Wealth management apps provided by brokerage firms underperform when compared with those provided by consumer financial companies.
The JD Power 2019 US Wealth Management Mobile App Satisfaction Study, however, said that clients are likely to buy additional products and services from wealth management firms if they get the app formula right.
The study found an average overall customer satisfaction score of 846 on a 1,000-point scale for wealth management mobile apps.
Overall satisfaction with credit card apps scored 872 and retail banking apps 853.
The study also found an overall satisfaction improvement of 43 points regarding the safety of personal information on an app. However, one-third of customers said that their firm misses the mark.
Wealth management apps fail to provide personalised advice and insights
Only half of the respondents said that the app provides personalised advice and insights in spite of offering several features and functionality.
This shows that the experience is often not tailored to reflect the clients’ needs and objectives.
Furthermore, millennials said that the overall mobile app experience is ‘outstanding’, with 77% agreeing that they are likely to opt for additional products and services.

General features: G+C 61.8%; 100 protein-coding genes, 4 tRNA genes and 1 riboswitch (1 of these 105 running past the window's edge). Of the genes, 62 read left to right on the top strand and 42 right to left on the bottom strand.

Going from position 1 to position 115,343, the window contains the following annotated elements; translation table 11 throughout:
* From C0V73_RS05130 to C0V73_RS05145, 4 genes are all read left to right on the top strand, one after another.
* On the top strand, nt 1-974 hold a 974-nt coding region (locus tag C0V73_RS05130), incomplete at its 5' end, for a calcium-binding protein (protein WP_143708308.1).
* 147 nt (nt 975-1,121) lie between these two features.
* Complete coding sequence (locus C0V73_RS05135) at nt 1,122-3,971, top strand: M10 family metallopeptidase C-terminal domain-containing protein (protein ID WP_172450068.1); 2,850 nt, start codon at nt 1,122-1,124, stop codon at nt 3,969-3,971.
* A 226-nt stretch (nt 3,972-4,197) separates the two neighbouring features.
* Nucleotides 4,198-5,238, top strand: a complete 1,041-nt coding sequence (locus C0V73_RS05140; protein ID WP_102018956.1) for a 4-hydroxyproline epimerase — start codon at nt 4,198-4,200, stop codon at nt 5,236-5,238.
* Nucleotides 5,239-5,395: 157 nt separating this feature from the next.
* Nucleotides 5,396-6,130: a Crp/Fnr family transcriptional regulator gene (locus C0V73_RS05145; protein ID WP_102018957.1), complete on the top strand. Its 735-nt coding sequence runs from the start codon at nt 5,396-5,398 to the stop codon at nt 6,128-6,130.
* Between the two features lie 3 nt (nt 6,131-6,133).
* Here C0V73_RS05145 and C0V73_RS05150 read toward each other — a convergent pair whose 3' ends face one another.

Only 26% of millennials reported lower satisfaction. However, 30% of millennials rated their app as outstanding.
According to the study, 49% of wealth management app users said that the ability to send and receive secure messages was the most important tool provided by the app.
However, 36% of customers said that they do not find this feature very easy to use.
The study, involving 2,892 full-service and self-directed wealth management firm customers, was conducted in July-August 2019.
Charles Schwab and Wells Fargo ranked highest in customer satisfaction with wealth management apps, with each scoring 865. Edward Jones ranked third with 864.
The study evaluates customer satisfaction based on the range of services; clarity of information; ease of navigating app; appearance; and speed of screens loading.
Last month, a JD Power study has found that digital engagement holds the key to driving the relationship between financial advisers and asset management firms.